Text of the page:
Prioritising the Panacea

25 June, 2018

It’s unlikely I need to tell you how frustratingly unpredictable living with MS can be.

While we’ve made huge strides in the laboratories and can feel incredibly proud of our researchers in this country, time and again we hear those living with MS feel a sense of control when they can explore lifestyle factors that assist in managing the disease. It may be choosing to follow a certain dietary plan, taking up a form of physical exercise that better suits their symptoms or even committing to meditation to calm the nervous system.

The type of modifiable lifestyle factors to adopt has been a hot topic of debate for decades. The internet has made it easy for the newly diagnosed to find more information than ever; some of this information can be comforting but conversely, some can be confusing and misleading. Certainly, the positive effects of many modifiable lifestyle factors in treating MS is a tremendously under-estimated topic.

To set the scene for the debate, let’s examine the pathway for getting a disease modifying therapy (DMT) to the patient. In Australia, clinical trials must conform to the Ethical Principles of the Declaration of Helsinki and to international Good Clinical Practice guidelines. Before a trial can go ahead it needs to be approved by independent ethics committees that operate according the guidelines issued by the National Health and Medical Research Council (NHMRC Guidelines).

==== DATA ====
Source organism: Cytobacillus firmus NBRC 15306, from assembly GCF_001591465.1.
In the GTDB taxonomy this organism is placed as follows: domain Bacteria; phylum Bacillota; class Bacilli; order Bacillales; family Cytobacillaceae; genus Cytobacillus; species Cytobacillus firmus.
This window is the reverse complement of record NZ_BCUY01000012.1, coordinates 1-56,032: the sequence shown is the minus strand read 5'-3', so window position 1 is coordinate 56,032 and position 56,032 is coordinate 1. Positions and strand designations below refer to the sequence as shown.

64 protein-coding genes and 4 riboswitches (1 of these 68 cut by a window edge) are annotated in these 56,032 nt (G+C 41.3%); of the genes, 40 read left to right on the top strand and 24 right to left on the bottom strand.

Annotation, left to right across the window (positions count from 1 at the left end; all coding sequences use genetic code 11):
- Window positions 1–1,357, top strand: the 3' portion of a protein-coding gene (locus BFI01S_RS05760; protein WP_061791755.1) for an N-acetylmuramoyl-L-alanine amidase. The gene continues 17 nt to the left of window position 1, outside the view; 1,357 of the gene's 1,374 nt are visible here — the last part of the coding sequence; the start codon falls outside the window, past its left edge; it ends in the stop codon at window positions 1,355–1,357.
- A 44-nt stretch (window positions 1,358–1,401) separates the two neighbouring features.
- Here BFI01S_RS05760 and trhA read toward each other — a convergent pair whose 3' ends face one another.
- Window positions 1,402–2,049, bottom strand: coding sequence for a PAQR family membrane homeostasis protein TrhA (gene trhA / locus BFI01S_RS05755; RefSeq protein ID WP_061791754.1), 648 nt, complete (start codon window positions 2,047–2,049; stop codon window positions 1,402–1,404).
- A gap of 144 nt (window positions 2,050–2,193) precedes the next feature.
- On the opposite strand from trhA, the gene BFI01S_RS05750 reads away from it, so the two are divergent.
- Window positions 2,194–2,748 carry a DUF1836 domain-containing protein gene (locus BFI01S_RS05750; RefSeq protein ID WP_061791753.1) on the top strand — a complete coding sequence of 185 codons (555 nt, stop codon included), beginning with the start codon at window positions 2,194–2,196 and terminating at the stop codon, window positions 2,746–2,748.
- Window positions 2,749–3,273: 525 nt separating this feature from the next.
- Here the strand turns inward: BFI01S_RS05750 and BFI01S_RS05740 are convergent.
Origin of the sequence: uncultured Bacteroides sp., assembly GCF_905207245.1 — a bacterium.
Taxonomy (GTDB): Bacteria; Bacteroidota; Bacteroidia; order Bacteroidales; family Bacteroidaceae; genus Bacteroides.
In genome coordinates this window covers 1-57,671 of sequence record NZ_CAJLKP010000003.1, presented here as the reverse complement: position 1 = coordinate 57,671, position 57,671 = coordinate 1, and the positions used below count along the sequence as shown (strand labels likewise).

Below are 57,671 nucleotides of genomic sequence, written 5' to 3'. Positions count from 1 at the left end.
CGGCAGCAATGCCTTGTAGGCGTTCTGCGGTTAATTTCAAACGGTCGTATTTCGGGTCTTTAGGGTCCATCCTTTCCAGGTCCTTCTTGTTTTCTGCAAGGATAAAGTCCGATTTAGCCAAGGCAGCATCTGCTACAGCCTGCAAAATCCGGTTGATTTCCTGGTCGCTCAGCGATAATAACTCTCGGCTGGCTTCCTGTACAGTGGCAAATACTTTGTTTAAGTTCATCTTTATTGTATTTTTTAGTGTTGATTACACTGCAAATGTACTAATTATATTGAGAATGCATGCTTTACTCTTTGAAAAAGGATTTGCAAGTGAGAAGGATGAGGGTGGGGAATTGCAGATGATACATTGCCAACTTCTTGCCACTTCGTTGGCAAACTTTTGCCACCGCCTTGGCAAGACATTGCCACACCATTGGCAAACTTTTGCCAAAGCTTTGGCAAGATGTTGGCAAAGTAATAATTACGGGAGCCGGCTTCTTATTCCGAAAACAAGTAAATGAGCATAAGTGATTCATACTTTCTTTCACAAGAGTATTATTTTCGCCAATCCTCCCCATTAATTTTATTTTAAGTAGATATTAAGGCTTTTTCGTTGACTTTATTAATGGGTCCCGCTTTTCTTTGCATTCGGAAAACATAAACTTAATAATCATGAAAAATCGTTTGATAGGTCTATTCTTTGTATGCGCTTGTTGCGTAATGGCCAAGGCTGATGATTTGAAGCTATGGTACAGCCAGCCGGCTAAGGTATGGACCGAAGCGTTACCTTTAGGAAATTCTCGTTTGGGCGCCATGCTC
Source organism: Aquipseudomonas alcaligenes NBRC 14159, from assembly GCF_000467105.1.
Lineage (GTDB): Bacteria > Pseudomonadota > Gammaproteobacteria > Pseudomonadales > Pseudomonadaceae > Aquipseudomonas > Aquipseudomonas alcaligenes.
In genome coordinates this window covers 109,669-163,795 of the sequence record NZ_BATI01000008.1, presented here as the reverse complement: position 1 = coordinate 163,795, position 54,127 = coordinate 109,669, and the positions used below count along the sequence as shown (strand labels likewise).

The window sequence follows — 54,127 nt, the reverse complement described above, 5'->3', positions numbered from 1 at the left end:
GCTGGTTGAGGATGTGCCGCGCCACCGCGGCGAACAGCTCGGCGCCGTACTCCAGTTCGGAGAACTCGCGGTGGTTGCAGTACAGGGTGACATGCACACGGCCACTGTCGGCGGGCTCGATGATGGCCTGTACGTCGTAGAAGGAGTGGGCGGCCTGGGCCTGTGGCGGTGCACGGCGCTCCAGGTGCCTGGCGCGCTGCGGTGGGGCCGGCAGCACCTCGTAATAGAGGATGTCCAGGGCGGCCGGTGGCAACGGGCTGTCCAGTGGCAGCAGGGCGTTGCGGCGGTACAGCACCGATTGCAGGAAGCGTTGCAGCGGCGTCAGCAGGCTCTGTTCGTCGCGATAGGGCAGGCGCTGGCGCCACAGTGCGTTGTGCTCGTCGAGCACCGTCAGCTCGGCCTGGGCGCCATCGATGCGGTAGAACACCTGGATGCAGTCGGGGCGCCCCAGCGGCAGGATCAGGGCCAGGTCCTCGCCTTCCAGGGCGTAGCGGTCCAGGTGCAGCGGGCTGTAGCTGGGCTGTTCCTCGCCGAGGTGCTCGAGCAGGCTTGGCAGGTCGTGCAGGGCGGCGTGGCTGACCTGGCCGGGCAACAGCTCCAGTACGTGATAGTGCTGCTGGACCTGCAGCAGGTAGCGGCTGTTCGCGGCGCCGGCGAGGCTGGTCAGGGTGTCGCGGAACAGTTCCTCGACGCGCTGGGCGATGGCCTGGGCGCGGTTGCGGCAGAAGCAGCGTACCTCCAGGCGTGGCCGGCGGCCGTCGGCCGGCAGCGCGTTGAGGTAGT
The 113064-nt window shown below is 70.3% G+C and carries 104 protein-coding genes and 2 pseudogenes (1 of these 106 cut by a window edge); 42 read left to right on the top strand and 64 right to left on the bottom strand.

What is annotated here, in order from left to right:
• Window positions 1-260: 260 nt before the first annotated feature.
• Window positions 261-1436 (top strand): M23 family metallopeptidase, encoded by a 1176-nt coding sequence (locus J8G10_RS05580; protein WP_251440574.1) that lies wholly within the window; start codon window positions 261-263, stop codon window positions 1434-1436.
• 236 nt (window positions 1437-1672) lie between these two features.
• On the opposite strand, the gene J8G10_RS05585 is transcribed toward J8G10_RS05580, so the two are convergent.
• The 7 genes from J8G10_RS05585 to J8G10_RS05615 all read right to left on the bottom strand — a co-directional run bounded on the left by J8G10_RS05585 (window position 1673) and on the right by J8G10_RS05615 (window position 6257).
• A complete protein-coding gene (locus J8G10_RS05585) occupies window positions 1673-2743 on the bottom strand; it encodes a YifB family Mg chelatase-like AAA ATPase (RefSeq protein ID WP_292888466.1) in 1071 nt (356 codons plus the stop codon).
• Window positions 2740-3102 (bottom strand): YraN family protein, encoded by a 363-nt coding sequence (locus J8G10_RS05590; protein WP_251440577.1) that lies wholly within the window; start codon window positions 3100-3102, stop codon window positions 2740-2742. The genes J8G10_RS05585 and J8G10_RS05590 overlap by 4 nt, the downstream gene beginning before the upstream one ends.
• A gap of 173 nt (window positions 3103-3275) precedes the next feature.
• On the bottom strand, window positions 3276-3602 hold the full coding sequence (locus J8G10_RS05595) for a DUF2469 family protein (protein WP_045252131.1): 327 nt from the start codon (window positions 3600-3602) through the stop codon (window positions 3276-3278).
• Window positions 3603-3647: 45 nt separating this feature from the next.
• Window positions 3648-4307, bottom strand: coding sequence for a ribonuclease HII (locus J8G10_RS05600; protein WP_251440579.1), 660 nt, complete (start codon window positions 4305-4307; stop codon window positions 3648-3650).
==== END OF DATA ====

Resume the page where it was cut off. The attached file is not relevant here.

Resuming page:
The pathway for being able to recommend a certain diet or style of exercise should be a no-brainer. But it just isn’t for the MS community.

In simple terms, the panel of speakers at the recent MS Research Australia Modifiable Lifestyles workshop asked themselves one overarching question; ‘Can we alter the natural history of multiple sclerosis with non-drug factors?’ In essence, this is the role that modifiable lifestyle factors play in MS research.

Using the same clinical trial protocol as DMTs to provide evidence around the efficacy for modifiable lifestyle factors is logistically problematic. Take a trial for a particular diet; you would need to have a significant number of participants, each provided everything they would be allowed to consume – day in day out – in a controlled environment and then recorded for many years. It’s not impossible but it’s wildly impractical. The workshop discussed different trial methodologies to overcome this ‘wildly impractical’ barrier. It facilitated good discussion about some ways we can look at generating strong and defendable evidence with different types of trial designs.

And does that matter? While it would be difficult for anyone to argue against the need for efficacy, I think there’s a happy medium to be embraced, where people with MS consider the notion of using modifiable lifestyle factors to prioritise and obtain quality health rather than fighting disease.

So where to now?
In the interim to undertaking clinical trials for MS-approved modifiable lifestyle treatments, I think the research community would do well to develop a set of practical guidelines for healthy living for people with MS.

From a personal point of view, I believe language has a significant role to play in the adoption of lifestyle factors. In developing guidelines, careful and considered language and advice will set people living with MS on a path of well-informed options in striving for good health.

Jillian Kingsford Smith

@JillianKS, Journalist, Author, MS Research Australia Writer in Residence and Kiss Goodbye to MS Ambassador

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